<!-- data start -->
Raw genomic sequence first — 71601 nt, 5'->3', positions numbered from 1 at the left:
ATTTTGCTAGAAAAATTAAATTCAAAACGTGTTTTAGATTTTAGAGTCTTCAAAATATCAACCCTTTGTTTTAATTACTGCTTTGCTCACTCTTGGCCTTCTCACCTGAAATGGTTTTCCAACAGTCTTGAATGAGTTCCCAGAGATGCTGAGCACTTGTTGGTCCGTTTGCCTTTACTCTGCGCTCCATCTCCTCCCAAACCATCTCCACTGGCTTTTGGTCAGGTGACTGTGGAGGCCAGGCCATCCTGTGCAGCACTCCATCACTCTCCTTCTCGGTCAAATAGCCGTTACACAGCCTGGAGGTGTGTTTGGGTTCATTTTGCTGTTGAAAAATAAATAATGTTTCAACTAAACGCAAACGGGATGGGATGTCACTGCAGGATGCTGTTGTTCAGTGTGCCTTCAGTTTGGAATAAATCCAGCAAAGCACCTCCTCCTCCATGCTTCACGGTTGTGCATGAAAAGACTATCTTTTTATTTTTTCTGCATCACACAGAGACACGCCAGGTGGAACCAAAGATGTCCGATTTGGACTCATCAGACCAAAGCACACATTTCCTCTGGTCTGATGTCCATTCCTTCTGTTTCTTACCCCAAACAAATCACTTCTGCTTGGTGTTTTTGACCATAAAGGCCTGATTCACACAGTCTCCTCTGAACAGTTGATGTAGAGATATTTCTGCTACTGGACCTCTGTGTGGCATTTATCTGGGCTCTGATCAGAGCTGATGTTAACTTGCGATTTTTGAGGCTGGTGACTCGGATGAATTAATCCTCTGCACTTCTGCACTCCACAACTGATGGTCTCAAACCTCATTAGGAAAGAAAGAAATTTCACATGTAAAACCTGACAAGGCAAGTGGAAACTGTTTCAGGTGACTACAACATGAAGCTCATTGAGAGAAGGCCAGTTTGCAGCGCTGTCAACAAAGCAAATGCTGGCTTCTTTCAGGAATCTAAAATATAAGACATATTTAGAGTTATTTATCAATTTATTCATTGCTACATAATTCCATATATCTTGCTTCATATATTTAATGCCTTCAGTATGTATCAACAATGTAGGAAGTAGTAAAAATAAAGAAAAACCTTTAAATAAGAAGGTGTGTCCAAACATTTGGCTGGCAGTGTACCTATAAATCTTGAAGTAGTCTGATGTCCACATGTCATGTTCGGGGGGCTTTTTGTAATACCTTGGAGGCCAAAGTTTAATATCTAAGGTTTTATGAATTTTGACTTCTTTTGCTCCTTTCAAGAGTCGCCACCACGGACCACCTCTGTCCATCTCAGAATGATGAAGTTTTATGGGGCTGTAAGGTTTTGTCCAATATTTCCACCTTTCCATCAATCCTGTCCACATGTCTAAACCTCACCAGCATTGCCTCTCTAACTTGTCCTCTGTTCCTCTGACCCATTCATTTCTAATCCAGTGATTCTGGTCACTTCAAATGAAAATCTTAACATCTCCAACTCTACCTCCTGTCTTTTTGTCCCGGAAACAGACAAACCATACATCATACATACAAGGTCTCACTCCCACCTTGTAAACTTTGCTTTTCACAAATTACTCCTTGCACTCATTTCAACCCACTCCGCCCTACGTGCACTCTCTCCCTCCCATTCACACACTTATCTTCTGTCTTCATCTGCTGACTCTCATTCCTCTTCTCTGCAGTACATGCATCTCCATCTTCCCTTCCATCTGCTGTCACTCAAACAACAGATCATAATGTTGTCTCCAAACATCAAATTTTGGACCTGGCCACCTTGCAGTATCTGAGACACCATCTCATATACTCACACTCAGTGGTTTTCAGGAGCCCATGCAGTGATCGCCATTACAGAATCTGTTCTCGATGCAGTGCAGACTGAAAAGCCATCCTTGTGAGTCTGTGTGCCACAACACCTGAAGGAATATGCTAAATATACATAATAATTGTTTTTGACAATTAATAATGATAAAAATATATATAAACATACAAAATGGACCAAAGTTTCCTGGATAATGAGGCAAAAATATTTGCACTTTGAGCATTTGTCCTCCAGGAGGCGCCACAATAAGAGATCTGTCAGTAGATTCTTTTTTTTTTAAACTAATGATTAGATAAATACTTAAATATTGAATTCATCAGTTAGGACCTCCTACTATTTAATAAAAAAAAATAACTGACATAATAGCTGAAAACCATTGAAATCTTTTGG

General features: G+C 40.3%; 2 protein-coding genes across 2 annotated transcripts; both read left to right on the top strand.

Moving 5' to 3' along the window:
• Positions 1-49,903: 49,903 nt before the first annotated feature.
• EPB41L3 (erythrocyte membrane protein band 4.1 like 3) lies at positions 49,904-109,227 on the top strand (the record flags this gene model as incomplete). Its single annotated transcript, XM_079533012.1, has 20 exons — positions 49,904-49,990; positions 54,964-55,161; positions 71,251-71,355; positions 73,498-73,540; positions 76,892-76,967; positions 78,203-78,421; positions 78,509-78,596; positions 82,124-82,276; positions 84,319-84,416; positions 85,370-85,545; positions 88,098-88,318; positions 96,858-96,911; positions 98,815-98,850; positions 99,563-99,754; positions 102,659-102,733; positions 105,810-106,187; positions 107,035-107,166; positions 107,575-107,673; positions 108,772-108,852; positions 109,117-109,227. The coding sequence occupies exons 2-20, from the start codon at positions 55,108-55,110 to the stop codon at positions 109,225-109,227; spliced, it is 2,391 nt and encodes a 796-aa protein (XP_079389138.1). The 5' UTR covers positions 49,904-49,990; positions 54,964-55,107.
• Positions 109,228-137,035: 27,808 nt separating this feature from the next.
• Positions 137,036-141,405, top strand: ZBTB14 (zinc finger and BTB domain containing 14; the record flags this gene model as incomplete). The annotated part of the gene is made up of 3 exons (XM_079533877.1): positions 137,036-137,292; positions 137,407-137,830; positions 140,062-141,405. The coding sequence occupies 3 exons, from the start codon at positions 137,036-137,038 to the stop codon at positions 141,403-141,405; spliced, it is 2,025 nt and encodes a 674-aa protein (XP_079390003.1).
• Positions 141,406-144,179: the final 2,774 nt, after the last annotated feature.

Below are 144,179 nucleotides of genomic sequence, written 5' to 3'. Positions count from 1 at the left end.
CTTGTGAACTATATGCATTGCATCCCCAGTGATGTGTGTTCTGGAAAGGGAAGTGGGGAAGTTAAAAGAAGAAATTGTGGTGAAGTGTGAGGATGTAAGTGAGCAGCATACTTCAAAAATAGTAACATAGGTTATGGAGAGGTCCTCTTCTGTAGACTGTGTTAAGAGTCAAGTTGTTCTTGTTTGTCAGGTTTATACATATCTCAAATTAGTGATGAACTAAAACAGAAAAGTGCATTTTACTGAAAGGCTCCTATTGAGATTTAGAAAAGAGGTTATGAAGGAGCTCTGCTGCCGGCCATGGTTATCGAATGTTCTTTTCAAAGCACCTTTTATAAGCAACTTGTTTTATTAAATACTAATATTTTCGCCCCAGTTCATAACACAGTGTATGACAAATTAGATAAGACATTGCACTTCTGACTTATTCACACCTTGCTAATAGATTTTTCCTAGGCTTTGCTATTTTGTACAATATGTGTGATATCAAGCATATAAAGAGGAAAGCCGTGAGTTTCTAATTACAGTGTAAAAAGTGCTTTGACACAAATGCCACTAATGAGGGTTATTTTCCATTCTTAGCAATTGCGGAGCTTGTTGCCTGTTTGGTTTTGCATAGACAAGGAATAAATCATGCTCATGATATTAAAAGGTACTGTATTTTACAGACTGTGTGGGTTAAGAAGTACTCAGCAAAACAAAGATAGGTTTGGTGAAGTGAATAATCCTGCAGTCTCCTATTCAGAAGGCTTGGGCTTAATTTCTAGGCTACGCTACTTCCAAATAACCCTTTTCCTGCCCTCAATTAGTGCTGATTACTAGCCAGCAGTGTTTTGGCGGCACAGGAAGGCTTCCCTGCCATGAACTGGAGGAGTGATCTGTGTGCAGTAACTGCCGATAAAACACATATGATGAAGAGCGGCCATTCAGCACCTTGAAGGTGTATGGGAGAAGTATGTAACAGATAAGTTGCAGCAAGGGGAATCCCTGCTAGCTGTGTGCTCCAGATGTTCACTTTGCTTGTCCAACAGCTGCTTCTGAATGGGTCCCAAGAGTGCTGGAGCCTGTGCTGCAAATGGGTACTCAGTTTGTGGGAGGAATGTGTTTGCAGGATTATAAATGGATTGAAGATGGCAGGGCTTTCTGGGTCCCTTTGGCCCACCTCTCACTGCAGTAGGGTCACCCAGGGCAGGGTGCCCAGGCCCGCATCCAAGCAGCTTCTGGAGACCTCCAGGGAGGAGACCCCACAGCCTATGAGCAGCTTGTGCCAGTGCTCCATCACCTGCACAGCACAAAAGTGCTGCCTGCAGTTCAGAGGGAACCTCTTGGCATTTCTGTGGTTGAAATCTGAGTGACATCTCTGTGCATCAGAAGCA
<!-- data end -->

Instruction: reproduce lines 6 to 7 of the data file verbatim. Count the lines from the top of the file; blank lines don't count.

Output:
• EPB41L3 (erythrocyte membrane protein band 4.1 like 3) lies at positions 49,904-109,227 on the top strand (the record flags this gene model as incomplete). Its single annotated transcript, XM_079533012.1, has 20 exons — positions 49,904-49,990; positions 54,964-55,161; positions 71,251-71,355; positions 73,498-73,540; positions 76,892-76,967; positions 78,203-78,421; positions 78,509-78,596; positions 82,124-82,276; positions 84,319-84,416; positions 85,370-85,545; positions 88,098-88,318; positions 96,858-96,911; positions 98,815-98,850; positions 99,563-99,754; positions 102,659-102,733; positions 105,810-106,187; positions 107,035-107,166; positions 107,575-107,673; positions 108,772-108,852; positions 109,117-109,227. The coding sequence occupies exons 2-20, from the start codon at positions 55,108-55,110 to the stop codon at positions 109,225-109,227; spliced, it is 2,391 nt and encodes a 796-aa protein (XP_079389138.1). The 5' UTR covers positions 49,904-49,990; positions 54,964-55,107.
• Positions 109,228-137,035: 27,808 nt separating this feature from the next.